The way he wolfed down his meal reminded me of myself when I’d been living on the streets as a kid. Back then, I’d crammed food into my mouth as rapidly as Kincaid was doing now. Most curious indeed.
We didn’t speak as he ate, and I moved back and forth behind the counter, fixing drinks, dishing up food, and helping Sophia and the waitresses with whatever the other customers needed. But through it all, I kept an eye on Kincaid.
All the while, I kept waiting for some of his giant bodyguards to show up, for someone to try and take a shot at me through the bulletproof storefront windows . . . hell, for something, anything, dangerous to happen—but nothing did. For all intents and purposes, Phillip Kincaid had just come here for lunch.
The problem was, I didn’t believe that any more than I believed the moon was made of green fucking cheese.
Several minutes later, as I was whacking my way through another head of lettuce and still indulging in my murderous daydreams, Kincaid finished his meal and let out what sounded like a satisfied sigh, as though he’d truly enjoyed the food. He removed the napkin from the collar of his shirt, dropped it on the counter, and pushed his plates to the side.
I finished with the lettuce and moved on to the next vegetable on my list, potatoes that needed to be peeled and cubed so I could make another batch of potato salad.
“That was a mighty fine meal,” Kincaid said, sounding quite sincere. “Best one I’ve had in a long time. In fact, that’s why I came here today.”
“Oh?” I said, putting as much withering disbelief as I could into that one word.
“I’m holding a little get-together on the Delta Queen in a few days’ time. And I want you to cater the event.”
This time, my eyebrows were the ones that shot up. “You want me to cater a party? On your riverboat?”
“I do. Everyone says you make the best barbecue in Ashland, so I decided to see for myself. You’ve sold me on your little place. Consider me a loyal customer from now on.”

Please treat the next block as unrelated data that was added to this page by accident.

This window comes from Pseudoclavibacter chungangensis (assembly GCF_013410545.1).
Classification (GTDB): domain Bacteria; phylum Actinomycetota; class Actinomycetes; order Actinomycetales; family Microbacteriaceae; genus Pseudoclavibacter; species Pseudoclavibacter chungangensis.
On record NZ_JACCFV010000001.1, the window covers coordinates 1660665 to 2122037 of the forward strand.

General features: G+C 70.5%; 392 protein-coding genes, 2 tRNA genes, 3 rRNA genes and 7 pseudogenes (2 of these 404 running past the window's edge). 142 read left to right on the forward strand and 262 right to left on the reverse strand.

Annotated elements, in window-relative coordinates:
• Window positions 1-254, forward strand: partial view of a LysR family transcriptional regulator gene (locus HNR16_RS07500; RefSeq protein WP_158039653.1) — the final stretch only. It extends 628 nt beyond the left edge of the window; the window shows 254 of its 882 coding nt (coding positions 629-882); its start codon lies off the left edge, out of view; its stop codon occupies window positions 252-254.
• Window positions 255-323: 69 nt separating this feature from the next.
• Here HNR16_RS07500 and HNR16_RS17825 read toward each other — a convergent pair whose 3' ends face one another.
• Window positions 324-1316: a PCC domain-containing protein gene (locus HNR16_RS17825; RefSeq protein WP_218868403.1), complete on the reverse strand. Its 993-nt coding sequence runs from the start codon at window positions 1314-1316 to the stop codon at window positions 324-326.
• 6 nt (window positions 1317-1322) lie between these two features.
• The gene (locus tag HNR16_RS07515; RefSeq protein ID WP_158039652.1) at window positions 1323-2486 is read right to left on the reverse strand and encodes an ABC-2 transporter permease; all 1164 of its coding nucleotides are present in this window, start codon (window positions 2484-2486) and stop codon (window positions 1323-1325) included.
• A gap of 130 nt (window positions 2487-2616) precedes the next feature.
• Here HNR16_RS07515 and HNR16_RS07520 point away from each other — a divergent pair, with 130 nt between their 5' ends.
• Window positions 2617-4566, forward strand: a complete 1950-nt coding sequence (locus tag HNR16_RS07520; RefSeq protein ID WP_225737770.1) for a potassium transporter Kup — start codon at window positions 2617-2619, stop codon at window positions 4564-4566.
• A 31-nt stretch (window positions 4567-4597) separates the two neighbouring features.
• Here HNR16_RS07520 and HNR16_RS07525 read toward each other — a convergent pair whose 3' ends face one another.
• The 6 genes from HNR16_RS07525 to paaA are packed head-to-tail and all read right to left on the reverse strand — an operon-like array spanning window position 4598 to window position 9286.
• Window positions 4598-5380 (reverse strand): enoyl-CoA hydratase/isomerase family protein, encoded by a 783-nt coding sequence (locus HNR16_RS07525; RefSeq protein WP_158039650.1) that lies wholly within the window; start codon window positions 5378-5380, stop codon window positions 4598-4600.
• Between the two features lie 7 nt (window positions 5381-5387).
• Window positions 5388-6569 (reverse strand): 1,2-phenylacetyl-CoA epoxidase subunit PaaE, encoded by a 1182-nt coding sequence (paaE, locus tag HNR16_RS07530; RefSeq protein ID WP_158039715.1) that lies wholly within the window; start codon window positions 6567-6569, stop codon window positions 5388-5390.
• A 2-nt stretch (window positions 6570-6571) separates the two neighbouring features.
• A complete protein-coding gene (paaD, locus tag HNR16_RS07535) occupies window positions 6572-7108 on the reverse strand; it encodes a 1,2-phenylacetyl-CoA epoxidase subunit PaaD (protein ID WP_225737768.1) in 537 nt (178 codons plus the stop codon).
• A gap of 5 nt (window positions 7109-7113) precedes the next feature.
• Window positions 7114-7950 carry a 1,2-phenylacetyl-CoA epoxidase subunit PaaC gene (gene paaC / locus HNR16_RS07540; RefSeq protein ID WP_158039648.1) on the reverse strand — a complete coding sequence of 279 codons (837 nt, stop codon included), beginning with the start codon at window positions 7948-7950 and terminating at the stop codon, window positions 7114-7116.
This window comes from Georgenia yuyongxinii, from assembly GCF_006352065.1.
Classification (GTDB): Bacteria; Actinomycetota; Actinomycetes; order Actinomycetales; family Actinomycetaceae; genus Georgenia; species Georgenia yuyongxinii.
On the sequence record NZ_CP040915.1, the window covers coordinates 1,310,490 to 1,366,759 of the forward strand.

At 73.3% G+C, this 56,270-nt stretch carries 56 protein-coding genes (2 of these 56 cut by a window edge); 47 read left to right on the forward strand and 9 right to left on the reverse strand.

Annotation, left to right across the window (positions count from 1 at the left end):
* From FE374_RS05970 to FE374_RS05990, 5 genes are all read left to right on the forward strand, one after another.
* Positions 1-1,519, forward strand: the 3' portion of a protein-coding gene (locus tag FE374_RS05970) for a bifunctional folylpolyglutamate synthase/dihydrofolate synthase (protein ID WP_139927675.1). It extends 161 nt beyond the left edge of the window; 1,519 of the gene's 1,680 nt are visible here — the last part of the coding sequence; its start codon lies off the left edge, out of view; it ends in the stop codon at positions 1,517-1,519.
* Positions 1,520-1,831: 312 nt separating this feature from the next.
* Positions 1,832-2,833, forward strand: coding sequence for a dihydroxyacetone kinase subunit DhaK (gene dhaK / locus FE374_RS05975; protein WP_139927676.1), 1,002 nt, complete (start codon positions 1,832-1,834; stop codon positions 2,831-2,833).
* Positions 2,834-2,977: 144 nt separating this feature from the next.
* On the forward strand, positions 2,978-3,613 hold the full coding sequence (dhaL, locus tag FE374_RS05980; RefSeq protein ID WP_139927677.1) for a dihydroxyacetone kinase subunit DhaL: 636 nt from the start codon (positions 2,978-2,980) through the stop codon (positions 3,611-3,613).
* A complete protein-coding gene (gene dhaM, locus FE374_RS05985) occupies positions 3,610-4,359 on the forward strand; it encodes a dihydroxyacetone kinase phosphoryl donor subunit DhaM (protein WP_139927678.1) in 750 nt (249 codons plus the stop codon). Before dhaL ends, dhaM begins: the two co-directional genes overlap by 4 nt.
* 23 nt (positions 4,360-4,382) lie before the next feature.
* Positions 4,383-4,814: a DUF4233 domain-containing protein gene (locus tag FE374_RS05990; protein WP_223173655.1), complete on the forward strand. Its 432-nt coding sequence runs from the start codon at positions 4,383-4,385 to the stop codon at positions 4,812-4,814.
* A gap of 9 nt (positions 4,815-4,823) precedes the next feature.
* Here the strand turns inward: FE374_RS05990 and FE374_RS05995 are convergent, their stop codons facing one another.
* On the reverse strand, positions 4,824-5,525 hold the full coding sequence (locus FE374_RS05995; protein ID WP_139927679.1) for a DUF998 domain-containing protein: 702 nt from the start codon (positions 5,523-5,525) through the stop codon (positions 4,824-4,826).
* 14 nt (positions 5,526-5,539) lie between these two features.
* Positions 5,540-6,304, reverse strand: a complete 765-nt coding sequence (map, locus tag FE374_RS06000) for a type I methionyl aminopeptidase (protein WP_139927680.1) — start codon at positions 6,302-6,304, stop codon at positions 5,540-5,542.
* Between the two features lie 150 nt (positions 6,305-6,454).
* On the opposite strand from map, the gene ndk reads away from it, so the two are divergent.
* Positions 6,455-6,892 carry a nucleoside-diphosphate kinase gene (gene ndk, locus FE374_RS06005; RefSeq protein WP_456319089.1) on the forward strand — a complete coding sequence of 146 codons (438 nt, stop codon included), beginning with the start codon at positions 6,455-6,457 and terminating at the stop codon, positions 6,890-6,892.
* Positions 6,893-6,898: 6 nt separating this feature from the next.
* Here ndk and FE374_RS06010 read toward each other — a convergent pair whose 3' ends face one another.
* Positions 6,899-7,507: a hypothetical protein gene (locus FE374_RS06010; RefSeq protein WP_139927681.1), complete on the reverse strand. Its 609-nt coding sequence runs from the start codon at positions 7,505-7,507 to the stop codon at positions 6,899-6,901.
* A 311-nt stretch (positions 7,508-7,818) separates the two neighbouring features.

He gave me another winning smile, as if that seemingly innocent expression could somehow lure me into swallowing the absolute bullshit he was spouting. He rather reminded me of Finn in that moment. The difference was, I trusted my foster brother.
“Don’t you have your own chefs?” I asked. “From what I hear, the food on your little boat is some of the best in the city, close to rivaling Underwood’s. Surely your own staff could cater.”
He shrugged. “Perhaps. But I think the patrons of this particular event will enjoy something a little more . . . down-home and relaxed than champagne and caviar. I’m prepared to pay you quite generously for your time and culinary expertise, of course.”
I looked over at Sophia, who was stirring the barbecue sauce I’d put on the stove earlier. The Goth dwarf was standing close enough to hear Kincaid’s catering offer. She glanced at me and shrugged, telling me she didn’t know what he was up to any more than I did, but that she’d go along with whatever I wanted to do. She was a good friend that way.
I concentrated on my potatoes, giving myself a few seconds to think. Try as I might, I couldn’t imagine what Kincaid was plotting. He’d never made any problems for either Gin Blanco or the Spider before. Just about every other crime boss in Ashland had sent some goons after me, trying to eliminate me, but Kincaid was one of the few who hadn’t. I’d thought it had just been common sense on his part, but now I was wondering if it was something else—if he had some other kind of trap in mind for me. Either way, it made me curious enough to want to find out—and to upset whatever apple cart Kincaid had so thoughtfully arranged. I rather enjoyed being petty that way.
“When is this little shindig of yours?” I finally asked.